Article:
Tech Report – Choosing a Cell Phone Plan

Choosing a cell phone has become more and more complicated as phones have become smarter and customers more demanding. Making the wrong decision on a phone or carrier can lead to untold frustration and cost hundreds of dollars over the life of a typical service plan. Here are some pointers to get you moving in the right direction:   

Choose a service first, then choose a phone. Most phones are designed to only work with a specific carrier’s network, so your choice of phones will be limited greatly by the carrier you choose. In the end, most people say network functionality and customer service are bigger issues than whether or not your phone has 50 fancy ringtones. Pick the carrier first, then the phone.

Check the coverage area. Carriers have coverage maps on their websites. Some carriers are better distributed than others in more rural or remote states such as Wyoming or West Virginia. That may further limit your choice of carrier. is a useful site for finding the carrier with the best coverage for your area. is another independent site that links to many carriers and their coverage maps. The FCC has also published a helpful primer on Understanding Wireless Telephone Coverage Areas.

Ask friends and neighbors. Do your own informal poll of people in your area. Those who live and work in your neighborhood can tell you how frequently they experience outages, busy networks or dropped calls.

Decide whether you want local, regional or national coverage. Although most carriers are now including long distance and roaming charges in their highest-profile plans, you can save some money with a local or regional plan if you will primarily be making and receiving calls within your area. Be sure to confirm whether roaming or long-distance charges apply to your plan.

Estimate the number of minutes you need. It makes sense to start with a cheaper plan, but keep a careful watch on your usage – coverage charges can quickly mount if you go over your allotted minutes. A cell phone service provider will always be happy to let you upgrade to more minutes later. If you already have a phone, you'll have a good idea how many minutes you'll need. Keep in mind that most plans count both outgoing and incoming calls against your allotted minutes.

Weigh non-voice features. Features such as text messaging, picture messaging, Internet connectivity, games, music, etc., are usually charged separately and can quickly add up. If you start with a basic plan, carriers will let you add these services later. Or you can always get a plan that bundles together the features you want.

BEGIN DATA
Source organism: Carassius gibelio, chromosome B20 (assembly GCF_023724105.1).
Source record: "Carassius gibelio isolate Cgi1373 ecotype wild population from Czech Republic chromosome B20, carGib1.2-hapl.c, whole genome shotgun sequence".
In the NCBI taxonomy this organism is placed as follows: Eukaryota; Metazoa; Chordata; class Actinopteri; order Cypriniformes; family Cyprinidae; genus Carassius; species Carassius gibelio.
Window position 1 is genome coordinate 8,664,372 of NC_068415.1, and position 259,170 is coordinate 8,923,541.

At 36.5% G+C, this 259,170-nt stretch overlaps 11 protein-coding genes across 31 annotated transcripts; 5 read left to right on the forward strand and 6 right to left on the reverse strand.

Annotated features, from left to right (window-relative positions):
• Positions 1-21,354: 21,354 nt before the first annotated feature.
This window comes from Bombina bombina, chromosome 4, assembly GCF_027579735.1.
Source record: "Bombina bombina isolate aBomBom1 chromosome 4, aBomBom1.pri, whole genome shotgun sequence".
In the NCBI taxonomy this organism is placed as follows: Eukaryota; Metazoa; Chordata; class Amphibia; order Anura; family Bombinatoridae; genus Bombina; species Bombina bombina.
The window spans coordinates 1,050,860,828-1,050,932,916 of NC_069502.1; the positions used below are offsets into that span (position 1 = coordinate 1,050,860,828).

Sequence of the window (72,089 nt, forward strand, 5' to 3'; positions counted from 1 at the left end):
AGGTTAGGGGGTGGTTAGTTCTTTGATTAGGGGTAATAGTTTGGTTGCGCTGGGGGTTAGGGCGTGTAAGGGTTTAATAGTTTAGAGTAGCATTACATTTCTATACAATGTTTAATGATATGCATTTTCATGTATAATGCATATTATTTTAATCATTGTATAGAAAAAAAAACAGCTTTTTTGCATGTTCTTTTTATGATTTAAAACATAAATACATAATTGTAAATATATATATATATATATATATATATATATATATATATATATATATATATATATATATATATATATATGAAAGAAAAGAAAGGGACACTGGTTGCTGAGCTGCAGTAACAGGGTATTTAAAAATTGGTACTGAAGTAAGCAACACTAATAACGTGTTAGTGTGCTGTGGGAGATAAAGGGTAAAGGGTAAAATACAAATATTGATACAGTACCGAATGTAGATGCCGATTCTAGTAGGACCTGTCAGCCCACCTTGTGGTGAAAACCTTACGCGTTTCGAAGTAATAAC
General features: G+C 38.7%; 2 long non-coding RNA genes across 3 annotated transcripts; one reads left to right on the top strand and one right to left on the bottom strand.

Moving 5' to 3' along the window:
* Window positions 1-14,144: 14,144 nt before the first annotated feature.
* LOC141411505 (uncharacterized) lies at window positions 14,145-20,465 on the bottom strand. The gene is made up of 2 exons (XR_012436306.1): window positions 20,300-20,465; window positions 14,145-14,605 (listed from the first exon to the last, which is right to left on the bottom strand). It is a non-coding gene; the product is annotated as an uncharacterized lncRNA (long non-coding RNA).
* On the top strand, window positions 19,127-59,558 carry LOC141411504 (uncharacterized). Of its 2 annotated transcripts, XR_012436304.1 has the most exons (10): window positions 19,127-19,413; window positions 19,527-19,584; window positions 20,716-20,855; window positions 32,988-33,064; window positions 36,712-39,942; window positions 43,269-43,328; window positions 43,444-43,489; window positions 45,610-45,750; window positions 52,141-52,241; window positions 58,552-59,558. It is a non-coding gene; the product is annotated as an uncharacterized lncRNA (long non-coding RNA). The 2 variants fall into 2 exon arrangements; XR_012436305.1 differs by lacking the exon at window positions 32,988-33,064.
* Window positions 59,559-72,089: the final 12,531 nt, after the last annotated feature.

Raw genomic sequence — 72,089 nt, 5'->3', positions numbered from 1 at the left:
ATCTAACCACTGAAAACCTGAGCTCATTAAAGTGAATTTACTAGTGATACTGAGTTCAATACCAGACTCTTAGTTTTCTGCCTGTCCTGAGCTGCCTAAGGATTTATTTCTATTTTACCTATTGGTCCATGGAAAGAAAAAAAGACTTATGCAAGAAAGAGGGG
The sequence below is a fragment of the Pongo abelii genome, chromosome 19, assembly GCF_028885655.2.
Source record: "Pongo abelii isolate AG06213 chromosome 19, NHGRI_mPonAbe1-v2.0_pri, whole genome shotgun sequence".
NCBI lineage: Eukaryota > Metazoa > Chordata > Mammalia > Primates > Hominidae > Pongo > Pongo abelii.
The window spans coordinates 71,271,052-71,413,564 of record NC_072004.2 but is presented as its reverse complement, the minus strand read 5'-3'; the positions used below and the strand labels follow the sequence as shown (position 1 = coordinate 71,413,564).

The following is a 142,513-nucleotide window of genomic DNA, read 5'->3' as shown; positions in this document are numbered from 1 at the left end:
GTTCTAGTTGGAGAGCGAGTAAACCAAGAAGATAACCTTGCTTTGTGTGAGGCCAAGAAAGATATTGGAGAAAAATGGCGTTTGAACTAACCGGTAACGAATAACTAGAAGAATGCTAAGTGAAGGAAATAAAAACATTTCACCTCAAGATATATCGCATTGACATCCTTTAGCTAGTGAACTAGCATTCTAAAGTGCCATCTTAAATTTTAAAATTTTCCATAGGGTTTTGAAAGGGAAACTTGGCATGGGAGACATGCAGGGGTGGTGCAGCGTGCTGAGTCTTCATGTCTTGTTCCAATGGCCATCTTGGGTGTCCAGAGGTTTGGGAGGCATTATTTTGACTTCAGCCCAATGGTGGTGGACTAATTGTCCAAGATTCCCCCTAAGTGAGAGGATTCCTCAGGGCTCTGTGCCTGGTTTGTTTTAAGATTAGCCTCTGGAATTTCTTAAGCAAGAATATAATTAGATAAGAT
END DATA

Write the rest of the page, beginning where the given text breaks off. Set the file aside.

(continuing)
Consider a prepaid plan. If you will only need a phone for emergencies, or if you want to spend less than the $30 or $40 per month base price for a cell plan, a prepaid cell phone is a good option. Most carriers will allow you to select this option.

Check for promotions and special offers. Once you decide on a particular service, check the carrier’s website and newspapers for promotions, such as 2 for 1 deals or family plans. Shop their retail stores and call them to see where you can get the best deal. Whatever you choose, be sure to take advantage of any trial periods offered to new subscribers. Most carriers provide for a 30-day grace period during which you can return a phone and not be charged an early termination fee.

Compare products and plans at a retail store or website. Some consumer electronics stores offer one-stop shopping. For instance, Best Buy Mobile has phones and plans from different carriers that allow you to compare products side by side. Store staff can help explain phone features and plan options and, because staffs are not commissioned by cellular carriers, they may provide more impartial and candid information.

Increase your choices with an unlocked phone. An “unlocked” phone will allow you to pick a phone that's not tied to a specific carrier. You'll have to pay for your phone up front, and you'll be fully responsible for any service repairs, but some experts say the trade-offs in freedom of choice and international compatibility are worth it.


Comment by Mark Mckinley, posted 7/22/2009, 11:12 PM:

Thanks for the Post! This is a great reiview.It is very important for the companies as well as customer to chose their perspective cell phone.The cell phone plan,personal usage,price and discount should be considered by buying the cell phone.Be aware when you buy the plans like some of them will give you unlimited talk time when some will give unlimited messaging.
Comment by Infanta, posted 7/21/2009, 2:32 PM:

no need to get sucked into a long term contract. prepaid phones like TracFone's Motorola W376 phone has a camera, FM radio, web access, blue tooth, and comes with the "Double Minutes" feature, which gives you one minute free for every minute you buy. The phone costs less than $30 at Walmart, Kmart, Target, or even Dollar General and can cost as little as $7 for monthly service. If looking for a deal, this is your homework assignment. It's working for me
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